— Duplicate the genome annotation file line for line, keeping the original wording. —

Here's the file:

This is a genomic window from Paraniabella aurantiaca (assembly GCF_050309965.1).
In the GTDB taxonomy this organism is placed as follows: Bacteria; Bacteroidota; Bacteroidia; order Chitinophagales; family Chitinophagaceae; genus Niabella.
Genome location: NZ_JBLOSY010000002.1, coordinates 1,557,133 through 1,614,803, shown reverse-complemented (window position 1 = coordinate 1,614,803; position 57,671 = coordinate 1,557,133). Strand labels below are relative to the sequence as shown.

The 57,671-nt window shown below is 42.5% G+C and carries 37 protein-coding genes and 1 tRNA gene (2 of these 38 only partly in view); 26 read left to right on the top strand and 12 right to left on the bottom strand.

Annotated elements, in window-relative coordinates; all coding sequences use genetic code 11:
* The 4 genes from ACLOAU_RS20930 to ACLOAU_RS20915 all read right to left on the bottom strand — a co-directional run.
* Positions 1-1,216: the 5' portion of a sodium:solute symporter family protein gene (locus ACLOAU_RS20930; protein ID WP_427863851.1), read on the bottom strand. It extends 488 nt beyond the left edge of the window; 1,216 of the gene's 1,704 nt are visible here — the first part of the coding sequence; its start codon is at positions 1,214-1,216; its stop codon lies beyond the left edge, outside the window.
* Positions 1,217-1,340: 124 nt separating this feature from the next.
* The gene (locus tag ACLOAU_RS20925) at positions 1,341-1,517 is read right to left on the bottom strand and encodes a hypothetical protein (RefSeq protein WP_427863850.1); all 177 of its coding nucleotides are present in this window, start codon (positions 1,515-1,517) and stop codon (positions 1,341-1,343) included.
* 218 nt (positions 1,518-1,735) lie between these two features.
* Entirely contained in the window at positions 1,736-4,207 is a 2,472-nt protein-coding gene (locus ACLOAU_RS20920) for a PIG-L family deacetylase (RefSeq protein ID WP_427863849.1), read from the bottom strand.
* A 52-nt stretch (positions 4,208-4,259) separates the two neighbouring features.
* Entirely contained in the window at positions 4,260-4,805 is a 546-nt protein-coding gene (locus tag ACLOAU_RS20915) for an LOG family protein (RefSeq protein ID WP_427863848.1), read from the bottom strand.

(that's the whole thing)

This is a genomic window from Paraniabella aurantiaca (assembly GCF_050309965.1).
In the GTDB taxonomy this organism is placed as follows: Bacteria; Bacteroidota; Bacteroidia; order Chitinophagales; family Chitinophagaceae; genus Niabella.
Genome location: NZ_JBLOSY010000002.1, coordinates 1,557,133 through 1,614,803, shown reverse-complemented (window position 1 = coordinate 1,614,803; position 57,671 = coordinate 1,557,133). Strand labels below are relative to the sequence as shown.

The 57,671-nt window shown below is 42.5% G+C and carries 37 protein-coding genes and 1 tRNA gene (2 of these 38 only partly in view); 26 read left to right on the top strand and 12 right to left on the bottom strand.

Annotated elements, in window-relative coordinates; all coding sequences use genetic code 11:
* The 4 genes from ACLOAU_RS20930 to ACLOAU_RS20915 all read right to left on the bottom strand — a co-directional run.
* Positions 1-1,216: the 5' portion of a sodium:solute symporter family protein gene (locus ACLOAU_RS20930; protein ID WP_427863851.1), read on the bottom strand. It extends 488 nt beyond the left edge of the window; 1,216 of the gene's 1,704 nt are visible here — the first part of the coding sequence; its start codon is at positions 1,214-1,216; its stop codon lies beyond the left edge, outside the window.
* Positions 1,217-1,340: 124 nt separating this feature from the next.
* The gene (locus tag ACLOAU_RS20925) at positions 1,341-1,517 is read right to left on the bottom strand and encodes a hypothetical protein (RefSeq protein WP_427863850.1); all 177 of its coding nucleotides are present in this window, start codon (positions 1,515-1,517) and stop codon (positions 1,341-1,343) included.
* 218 nt (positions 1,518-1,735) lie between these two features.
* Entirely contained in the window at positions 1,736-4,207 is a 2,472-nt protein-coding gene (locus ACLOAU_RS20920) for a PIG-L family deacetylase (RefSeq protein ID WP_427863849.1), read from the bottom strand.
* A 52-nt stretch (positions 4,208-4,259) separates the two neighbouring features.
* Entirely contained in the window at positions 4,260-4,805 is a 546-nt protein-coding gene (locus tag ACLOAU_RS20915) for an LOG family protein (RefSeq protein ID WP_427863848.1), read from the bottom strand.